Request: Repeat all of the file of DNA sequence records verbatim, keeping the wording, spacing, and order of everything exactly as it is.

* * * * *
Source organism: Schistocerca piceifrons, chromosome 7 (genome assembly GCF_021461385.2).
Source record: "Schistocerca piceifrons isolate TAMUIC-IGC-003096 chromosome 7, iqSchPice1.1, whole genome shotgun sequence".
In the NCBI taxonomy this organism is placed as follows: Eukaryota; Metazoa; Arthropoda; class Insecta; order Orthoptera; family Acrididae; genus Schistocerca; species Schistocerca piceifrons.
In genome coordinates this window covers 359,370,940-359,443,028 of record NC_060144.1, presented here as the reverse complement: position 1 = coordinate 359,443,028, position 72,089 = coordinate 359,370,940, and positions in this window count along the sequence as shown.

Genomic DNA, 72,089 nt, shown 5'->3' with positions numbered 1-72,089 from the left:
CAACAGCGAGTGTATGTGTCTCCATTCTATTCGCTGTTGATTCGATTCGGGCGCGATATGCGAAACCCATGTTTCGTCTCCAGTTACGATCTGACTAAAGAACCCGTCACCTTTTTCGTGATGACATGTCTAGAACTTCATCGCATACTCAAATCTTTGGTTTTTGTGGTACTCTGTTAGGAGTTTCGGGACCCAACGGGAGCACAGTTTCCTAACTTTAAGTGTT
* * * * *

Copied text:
Source organism: Schistocerca piceifrons, chromosome 7 (genome assembly GCF_021461385.2).
Source record: "Schistocerca piceifrons isolate TAMUIC-IGC-003096 chromosome 7, iqSchPice1.1, whole genome shotgun sequence".
In the NCBI taxonomy this organism is placed as follows: Eukaryota; Metazoa; Arthropoda; class Insecta; order Orthoptera; family Acrididae; genus Schistocerca; species Schistocerca piceifrons.
In genome coordinates this window covers 359,370,940-359,443,028 of record NC_060144.1, presented here as the reverse complement: position 1 = coordinate 359,443,028, position 72,089 = coordinate 359,370,940, and positions in this window count along the sequence as shown.

Genomic DNA, 72,089 nt, shown 5'->3' with positions numbered 1-72,089 from the left:
CAACAGCGAGTGTATGTGTCTCCATTCTATTCGCTGTTGATTCGATTCGGGCGCGATATGCGAAACCCATGTTTCGTCTCCAGTTACGATCTGACTAAAGAACCCGTCACCTTTTTCGTGATGACATGTCTAGAACTTCATCGCATACTCAAATCTTTGGTTTTTGTGGTACTCTGTTAGGAGTTTCGGGACCCAACGGGAGCACAGTTTCCTAACTTTAAGTGTT